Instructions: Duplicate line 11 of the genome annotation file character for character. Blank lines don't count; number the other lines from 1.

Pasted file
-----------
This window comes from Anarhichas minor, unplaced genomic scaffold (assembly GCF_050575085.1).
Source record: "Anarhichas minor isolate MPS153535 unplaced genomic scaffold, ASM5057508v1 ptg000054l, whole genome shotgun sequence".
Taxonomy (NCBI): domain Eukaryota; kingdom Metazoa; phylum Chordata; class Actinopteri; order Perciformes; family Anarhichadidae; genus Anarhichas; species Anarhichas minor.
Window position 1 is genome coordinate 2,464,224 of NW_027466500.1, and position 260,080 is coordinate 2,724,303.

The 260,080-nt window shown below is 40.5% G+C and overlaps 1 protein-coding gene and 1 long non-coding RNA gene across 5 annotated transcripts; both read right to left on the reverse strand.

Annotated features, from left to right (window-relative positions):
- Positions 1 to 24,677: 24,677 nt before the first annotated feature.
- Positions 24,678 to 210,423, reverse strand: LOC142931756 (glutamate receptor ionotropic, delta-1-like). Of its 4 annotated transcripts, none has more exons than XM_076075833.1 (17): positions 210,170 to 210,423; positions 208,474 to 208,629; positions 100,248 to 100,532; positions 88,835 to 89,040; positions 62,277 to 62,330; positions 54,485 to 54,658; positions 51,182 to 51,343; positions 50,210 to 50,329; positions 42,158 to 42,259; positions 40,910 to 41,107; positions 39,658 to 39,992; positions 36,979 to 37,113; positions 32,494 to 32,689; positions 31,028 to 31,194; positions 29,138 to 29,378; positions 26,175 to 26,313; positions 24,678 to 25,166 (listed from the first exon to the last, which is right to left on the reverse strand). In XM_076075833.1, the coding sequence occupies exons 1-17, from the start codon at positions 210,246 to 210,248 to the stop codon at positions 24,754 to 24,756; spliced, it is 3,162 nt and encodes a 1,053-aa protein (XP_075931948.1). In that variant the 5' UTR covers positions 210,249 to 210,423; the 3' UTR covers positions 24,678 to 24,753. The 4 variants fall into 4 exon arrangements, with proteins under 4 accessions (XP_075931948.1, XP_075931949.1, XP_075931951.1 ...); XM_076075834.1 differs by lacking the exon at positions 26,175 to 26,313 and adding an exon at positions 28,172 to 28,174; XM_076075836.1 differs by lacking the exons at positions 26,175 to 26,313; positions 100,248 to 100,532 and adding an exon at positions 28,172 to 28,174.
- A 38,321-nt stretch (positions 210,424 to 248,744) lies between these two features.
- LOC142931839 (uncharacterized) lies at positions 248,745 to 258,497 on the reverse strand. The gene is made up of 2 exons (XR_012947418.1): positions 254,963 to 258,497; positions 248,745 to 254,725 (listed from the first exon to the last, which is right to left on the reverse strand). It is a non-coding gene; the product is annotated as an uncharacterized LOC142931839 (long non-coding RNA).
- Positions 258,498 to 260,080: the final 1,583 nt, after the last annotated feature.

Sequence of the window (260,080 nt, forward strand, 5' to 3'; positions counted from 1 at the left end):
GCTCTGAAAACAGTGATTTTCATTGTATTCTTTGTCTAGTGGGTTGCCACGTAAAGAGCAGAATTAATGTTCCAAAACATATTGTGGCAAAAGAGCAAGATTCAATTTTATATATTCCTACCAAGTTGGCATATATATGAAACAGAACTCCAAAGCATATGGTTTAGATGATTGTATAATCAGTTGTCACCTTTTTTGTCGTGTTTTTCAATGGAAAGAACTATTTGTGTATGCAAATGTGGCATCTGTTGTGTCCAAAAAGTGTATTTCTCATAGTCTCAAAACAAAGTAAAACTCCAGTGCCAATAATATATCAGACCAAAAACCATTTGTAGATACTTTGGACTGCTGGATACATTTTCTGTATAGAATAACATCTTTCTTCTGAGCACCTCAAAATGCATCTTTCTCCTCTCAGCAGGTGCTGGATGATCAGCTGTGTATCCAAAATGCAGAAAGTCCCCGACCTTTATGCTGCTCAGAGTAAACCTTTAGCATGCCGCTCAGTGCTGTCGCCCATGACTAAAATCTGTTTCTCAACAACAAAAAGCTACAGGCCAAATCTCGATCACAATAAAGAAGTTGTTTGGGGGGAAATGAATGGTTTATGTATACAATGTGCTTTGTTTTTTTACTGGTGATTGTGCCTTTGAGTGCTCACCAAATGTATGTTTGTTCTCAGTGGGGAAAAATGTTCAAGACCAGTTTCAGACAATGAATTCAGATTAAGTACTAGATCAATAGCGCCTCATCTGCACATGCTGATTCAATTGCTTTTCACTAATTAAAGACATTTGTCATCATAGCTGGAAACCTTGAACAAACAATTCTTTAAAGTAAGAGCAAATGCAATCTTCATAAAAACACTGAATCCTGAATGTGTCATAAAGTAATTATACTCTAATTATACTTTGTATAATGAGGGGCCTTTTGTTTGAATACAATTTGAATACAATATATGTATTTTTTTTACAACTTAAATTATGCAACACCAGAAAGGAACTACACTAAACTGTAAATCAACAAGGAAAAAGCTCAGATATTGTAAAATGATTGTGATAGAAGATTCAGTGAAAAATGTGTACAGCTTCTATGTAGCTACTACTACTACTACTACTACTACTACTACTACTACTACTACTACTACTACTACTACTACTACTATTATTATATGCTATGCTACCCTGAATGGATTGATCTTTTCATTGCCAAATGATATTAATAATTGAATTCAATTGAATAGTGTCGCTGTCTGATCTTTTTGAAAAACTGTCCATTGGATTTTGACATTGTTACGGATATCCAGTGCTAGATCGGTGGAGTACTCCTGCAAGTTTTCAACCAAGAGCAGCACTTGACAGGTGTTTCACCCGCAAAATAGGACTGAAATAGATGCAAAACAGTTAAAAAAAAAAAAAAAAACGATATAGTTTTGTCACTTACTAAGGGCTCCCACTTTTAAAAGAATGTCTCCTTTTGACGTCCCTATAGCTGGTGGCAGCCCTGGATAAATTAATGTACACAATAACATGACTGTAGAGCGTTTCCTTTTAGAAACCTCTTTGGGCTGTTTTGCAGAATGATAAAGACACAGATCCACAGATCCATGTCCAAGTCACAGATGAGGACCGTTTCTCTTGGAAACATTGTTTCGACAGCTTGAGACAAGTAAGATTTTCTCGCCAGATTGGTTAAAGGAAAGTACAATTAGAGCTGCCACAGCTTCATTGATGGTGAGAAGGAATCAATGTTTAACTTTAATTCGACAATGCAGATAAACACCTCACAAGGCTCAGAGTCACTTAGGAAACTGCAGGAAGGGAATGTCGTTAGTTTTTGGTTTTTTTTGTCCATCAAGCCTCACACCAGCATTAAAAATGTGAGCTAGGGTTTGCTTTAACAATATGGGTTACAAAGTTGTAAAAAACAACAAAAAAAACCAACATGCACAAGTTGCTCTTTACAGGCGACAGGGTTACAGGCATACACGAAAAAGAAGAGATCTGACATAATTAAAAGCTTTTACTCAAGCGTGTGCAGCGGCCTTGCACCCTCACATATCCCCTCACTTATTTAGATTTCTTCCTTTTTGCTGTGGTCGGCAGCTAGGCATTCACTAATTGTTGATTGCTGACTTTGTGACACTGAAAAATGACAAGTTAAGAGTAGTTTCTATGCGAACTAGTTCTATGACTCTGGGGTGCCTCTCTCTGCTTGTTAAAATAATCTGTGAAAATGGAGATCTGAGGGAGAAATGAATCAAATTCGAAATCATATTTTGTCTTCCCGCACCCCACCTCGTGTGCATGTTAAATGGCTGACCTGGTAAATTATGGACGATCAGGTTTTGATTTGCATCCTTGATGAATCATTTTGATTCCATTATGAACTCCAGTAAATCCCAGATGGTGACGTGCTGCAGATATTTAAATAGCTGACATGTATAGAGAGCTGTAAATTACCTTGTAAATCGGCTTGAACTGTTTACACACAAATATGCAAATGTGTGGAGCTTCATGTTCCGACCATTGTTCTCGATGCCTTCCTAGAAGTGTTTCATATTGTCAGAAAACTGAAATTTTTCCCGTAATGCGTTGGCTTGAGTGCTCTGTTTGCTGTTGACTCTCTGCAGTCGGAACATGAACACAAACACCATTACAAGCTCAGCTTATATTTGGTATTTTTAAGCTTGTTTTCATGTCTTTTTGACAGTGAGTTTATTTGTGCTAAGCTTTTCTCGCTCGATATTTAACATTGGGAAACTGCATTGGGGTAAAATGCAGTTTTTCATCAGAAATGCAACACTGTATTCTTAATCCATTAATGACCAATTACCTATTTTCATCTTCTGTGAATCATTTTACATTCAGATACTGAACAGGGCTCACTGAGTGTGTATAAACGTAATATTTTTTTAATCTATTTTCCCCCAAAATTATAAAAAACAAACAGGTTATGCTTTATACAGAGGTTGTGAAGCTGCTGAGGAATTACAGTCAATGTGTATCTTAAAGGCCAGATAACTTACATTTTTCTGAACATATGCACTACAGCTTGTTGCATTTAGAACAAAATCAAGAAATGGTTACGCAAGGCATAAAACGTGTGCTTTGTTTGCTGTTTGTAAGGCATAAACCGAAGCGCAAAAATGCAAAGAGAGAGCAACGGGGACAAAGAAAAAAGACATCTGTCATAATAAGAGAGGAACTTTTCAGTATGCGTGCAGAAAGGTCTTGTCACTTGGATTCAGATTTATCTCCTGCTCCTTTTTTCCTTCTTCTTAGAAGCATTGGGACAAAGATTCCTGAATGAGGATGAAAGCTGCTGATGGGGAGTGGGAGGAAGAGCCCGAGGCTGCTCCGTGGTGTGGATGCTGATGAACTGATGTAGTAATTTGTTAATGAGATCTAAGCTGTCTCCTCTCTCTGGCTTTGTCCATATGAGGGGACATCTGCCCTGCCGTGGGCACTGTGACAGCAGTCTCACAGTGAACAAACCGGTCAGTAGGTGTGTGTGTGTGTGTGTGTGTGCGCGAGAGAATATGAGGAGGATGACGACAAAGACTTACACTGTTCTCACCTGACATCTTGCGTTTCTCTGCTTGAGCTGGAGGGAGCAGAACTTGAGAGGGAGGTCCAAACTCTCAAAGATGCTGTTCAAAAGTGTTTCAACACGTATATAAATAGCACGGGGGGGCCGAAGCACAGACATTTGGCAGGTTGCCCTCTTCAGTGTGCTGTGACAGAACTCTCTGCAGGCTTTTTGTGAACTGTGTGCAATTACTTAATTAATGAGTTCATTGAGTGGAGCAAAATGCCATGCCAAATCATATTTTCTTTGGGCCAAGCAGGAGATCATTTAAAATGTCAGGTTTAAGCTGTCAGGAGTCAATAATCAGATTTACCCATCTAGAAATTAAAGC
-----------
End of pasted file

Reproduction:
- Positions 258,498 to 260,080: the final 1,583 nt, after the last annotated feature.